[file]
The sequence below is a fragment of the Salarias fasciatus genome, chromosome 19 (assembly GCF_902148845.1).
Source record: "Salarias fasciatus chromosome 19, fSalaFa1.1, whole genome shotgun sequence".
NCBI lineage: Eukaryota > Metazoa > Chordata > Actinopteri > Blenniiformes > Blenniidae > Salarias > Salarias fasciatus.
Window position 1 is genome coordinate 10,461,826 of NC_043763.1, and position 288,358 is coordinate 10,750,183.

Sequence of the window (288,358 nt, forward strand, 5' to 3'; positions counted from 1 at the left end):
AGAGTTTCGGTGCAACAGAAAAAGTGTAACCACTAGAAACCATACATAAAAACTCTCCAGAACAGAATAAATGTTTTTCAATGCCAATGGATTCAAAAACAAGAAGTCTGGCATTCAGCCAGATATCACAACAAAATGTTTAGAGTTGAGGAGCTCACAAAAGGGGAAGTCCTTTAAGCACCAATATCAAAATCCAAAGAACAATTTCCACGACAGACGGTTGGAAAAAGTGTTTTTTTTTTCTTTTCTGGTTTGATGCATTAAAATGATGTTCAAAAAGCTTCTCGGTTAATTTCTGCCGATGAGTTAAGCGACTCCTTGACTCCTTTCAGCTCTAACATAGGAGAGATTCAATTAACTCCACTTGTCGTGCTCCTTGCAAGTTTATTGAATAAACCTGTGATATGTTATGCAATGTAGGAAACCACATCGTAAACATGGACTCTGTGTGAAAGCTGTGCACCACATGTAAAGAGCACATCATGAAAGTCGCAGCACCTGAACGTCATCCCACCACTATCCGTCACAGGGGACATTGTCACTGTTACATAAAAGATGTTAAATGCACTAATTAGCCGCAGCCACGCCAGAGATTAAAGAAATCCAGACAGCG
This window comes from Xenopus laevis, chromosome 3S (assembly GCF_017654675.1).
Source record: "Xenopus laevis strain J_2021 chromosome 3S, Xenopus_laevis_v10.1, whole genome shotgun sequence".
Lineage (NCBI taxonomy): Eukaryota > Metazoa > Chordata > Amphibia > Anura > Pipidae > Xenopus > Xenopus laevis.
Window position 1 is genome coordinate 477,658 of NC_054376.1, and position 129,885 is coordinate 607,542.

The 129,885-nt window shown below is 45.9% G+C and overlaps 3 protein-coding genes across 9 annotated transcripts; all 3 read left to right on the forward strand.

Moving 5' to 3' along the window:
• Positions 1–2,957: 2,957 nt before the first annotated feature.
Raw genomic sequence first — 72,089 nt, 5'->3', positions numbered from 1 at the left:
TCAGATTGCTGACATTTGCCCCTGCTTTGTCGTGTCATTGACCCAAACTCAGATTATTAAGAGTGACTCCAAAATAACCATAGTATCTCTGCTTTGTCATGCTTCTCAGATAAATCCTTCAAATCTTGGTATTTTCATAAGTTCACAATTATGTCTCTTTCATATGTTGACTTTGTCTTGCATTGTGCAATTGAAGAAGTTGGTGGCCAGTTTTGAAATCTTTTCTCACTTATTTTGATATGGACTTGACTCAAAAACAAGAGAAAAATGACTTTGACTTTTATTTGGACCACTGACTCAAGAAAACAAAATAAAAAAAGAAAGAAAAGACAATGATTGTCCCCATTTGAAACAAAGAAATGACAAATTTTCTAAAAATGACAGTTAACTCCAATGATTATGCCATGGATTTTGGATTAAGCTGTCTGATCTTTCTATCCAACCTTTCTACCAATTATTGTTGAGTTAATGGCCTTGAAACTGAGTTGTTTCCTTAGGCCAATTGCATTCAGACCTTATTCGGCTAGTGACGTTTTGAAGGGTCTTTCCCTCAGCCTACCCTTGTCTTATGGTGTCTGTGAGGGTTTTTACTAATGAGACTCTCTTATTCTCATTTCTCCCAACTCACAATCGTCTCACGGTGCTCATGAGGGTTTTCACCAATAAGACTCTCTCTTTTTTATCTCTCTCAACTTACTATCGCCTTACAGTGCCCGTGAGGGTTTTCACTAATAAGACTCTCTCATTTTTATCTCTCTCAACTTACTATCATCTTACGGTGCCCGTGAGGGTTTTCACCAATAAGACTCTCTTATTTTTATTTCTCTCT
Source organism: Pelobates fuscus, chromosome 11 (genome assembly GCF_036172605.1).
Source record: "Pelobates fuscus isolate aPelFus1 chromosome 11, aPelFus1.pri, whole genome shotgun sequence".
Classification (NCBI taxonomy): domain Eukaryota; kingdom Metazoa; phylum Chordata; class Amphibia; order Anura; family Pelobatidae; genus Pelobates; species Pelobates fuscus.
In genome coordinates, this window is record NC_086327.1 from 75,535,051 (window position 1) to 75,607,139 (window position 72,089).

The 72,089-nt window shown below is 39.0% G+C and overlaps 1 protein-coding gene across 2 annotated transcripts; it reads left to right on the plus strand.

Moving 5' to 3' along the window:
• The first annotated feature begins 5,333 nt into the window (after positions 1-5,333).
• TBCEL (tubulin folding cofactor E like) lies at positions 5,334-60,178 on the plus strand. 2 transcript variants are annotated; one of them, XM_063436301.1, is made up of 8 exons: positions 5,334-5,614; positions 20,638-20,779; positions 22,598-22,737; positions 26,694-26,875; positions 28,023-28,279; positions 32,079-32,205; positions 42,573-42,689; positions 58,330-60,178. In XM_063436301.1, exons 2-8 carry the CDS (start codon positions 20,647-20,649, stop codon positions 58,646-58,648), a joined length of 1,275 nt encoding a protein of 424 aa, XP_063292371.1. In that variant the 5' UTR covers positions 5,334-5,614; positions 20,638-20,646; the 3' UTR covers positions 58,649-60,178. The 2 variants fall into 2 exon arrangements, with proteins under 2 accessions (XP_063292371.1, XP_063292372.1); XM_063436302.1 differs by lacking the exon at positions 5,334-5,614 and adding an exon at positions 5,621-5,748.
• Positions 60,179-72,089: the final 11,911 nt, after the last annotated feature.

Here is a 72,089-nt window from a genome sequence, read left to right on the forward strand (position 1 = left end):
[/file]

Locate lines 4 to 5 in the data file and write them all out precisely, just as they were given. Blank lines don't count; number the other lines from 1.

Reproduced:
Window position 1 is genome coordinate 10,461,826 of NC_043763.1, and position 288,358 is coordinate 10,750,183.

Sequence of the window (288,358 nt, forward strand, 5' to 3'; positions counted from 1 at the left end):